The University of Manchester has just published an interesting survey of senior UK civil servants, asking them about how they engage with academics and use their research. Colin Talbot and Carole Talbot find that civil servants report a generally high interest in academic research, particularly in field such as ‘public policy’. They note how odd this may seem since, unlike in the US, there is not as much of a dedicated public policy discipline or group with its own associations, conferences and University courses. They then note a small rise in dedicated Master of Public Policy (MPP) courses and wonder if they’ll rise further.
This produced two self-serving thoughts:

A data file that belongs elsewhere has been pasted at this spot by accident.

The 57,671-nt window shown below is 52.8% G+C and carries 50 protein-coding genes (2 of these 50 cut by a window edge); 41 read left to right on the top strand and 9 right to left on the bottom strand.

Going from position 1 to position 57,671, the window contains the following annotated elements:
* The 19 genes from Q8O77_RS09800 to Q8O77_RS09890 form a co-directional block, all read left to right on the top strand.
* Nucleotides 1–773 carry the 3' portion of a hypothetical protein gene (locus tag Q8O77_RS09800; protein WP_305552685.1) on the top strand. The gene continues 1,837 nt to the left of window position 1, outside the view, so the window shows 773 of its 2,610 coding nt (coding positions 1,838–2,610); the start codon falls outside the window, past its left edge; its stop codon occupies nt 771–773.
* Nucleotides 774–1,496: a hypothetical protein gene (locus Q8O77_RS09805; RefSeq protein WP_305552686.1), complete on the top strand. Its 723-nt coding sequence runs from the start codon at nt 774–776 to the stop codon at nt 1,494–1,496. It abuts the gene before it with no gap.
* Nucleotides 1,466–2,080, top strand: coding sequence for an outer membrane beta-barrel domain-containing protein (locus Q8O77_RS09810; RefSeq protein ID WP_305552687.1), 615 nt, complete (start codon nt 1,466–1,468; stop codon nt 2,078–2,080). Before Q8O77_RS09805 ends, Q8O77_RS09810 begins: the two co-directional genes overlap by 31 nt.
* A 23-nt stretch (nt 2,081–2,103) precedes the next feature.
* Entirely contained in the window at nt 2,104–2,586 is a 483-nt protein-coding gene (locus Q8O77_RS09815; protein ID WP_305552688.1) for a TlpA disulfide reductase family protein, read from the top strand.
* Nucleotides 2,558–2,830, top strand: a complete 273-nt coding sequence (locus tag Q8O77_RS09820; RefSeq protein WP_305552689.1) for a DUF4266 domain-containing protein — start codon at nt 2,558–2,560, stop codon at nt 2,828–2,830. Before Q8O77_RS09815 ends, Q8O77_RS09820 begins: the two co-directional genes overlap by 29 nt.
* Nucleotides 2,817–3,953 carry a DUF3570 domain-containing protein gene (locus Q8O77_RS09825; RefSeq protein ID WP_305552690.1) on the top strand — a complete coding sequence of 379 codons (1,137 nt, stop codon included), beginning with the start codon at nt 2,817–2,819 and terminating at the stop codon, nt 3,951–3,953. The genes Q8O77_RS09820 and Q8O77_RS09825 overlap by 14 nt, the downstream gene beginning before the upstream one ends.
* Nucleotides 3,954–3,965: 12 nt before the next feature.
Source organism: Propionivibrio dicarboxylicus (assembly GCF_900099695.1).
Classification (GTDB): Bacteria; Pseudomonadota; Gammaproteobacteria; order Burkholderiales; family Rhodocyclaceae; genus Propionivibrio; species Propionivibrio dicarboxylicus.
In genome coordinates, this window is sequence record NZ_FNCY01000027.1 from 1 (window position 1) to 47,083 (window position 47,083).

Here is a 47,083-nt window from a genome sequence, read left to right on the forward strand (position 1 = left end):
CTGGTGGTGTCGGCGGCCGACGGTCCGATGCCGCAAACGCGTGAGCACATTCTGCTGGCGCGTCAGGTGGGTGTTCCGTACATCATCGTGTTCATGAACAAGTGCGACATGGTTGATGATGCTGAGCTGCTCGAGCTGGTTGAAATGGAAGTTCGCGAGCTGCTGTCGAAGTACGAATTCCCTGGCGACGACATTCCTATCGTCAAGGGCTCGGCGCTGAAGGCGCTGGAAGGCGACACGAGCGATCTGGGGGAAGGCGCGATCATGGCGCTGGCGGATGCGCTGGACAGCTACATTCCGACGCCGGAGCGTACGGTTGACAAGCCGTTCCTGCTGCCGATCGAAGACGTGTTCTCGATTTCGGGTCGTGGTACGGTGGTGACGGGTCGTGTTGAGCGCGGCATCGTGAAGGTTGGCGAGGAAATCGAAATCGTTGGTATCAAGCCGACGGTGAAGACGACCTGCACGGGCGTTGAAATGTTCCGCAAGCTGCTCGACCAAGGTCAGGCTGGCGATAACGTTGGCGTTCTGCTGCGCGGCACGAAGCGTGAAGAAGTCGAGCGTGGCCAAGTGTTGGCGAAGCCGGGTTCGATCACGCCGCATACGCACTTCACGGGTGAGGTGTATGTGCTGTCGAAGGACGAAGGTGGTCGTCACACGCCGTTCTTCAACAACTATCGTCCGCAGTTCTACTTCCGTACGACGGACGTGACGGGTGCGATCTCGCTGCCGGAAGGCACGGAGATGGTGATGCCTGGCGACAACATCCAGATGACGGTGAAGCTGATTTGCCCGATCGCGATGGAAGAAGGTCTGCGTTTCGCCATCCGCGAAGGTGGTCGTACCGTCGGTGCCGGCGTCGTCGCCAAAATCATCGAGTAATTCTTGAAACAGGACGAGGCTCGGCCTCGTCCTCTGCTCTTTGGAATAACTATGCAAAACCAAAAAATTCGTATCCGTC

- The University of Stirling is launching a new MPP . However, our thinking is that it won’t directly attract many civil servants, who may be more likely to take smaller discrete modules or very short training programmes at or near work.
- The report talks about academic language often being more of a barrier than a bridge to discussions with their colleagues, and they seek to simplify academic research when distributing it. Here is a paper, soon to appear in Teaching Public Administration, which talks about that process of teaching and translation.